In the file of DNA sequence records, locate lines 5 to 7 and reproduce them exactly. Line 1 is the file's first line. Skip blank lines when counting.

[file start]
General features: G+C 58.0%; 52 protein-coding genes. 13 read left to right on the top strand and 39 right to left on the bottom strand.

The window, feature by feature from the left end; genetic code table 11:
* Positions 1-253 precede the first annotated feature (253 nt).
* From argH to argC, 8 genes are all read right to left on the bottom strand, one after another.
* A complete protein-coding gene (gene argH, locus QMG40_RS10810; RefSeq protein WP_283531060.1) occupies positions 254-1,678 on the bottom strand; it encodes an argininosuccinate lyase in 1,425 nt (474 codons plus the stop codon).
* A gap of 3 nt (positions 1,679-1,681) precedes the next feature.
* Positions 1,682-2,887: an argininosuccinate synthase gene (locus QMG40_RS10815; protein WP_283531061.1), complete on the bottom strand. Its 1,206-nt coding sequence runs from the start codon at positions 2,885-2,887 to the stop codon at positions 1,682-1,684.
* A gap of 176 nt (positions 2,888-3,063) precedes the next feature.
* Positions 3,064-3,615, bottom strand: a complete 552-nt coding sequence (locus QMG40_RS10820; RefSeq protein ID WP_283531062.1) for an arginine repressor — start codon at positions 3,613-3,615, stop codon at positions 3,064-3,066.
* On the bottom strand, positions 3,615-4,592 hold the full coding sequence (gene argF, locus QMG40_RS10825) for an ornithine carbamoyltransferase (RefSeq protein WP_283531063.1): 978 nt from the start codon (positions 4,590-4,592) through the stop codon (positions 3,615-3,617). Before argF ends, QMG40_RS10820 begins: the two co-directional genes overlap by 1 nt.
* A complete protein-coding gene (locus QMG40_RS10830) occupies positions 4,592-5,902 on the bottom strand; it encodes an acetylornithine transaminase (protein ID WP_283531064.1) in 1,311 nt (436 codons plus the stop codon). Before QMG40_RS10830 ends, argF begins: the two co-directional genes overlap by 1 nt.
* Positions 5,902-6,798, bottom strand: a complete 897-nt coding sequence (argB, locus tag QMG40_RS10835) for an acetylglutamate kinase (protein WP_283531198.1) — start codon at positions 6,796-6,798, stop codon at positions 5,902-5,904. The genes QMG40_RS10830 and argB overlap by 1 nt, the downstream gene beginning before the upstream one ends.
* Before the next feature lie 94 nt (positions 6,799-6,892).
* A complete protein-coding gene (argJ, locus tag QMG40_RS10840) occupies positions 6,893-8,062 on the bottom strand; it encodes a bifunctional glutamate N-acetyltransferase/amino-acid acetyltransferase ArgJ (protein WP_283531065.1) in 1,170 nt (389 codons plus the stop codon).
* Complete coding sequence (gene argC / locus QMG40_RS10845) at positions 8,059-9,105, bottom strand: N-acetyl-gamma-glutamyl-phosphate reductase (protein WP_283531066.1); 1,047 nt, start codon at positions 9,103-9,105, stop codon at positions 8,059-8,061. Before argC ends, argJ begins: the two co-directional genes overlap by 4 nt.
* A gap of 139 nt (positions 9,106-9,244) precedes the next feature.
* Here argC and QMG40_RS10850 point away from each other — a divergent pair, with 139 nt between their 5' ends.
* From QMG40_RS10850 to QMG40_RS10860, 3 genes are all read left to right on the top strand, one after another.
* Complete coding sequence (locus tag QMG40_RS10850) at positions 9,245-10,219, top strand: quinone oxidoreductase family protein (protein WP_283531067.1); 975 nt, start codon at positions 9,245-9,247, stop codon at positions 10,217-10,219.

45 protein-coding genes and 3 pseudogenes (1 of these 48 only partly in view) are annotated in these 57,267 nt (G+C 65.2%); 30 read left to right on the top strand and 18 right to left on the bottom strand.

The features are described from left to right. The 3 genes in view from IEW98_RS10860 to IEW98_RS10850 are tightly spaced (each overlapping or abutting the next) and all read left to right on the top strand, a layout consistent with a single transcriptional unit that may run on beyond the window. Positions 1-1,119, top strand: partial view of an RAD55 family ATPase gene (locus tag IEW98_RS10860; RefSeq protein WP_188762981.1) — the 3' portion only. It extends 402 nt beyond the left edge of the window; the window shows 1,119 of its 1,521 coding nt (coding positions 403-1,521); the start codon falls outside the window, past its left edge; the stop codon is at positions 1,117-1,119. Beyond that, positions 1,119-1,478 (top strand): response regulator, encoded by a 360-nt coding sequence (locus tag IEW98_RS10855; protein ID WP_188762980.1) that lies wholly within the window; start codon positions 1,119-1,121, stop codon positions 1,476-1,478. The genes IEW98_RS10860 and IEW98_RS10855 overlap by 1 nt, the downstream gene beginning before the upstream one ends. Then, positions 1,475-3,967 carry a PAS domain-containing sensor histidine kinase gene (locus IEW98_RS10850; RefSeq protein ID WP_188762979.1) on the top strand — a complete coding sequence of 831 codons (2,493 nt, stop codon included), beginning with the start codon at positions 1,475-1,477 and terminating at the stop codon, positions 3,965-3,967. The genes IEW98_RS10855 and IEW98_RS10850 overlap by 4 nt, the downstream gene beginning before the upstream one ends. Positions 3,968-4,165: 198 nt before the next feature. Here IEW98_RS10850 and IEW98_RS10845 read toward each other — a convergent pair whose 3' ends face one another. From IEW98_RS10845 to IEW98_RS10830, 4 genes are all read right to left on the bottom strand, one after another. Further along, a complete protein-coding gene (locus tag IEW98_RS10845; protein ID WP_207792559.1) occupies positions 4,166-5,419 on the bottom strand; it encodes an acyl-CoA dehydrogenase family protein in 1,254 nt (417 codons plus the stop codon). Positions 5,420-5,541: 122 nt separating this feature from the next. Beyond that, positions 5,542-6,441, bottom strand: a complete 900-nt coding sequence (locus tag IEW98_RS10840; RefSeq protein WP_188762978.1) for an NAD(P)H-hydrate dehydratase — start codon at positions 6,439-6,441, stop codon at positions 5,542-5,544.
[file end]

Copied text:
* A complete protein-coding gene (gene argH, locus QMG40_RS10810; RefSeq protein WP_283531060.1) occupies positions 254-1,678 on the bottom strand; it encodes an argininosuccinate lyase in 1,425 nt (474 codons plus the stop codon).
* A gap of 3 nt (positions 1,679-1,681) precedes the next feature.
* Positions 1,682-2,887: an argininosuccinate synthase gene (locus QMG40_RS10815; protein WP_283531061.1), complete on the bottom strand. Its 1,206-nt coding sequence runs from the start codon at positions 2,885-2,887 to the stop codon at positions 1,682-1,684.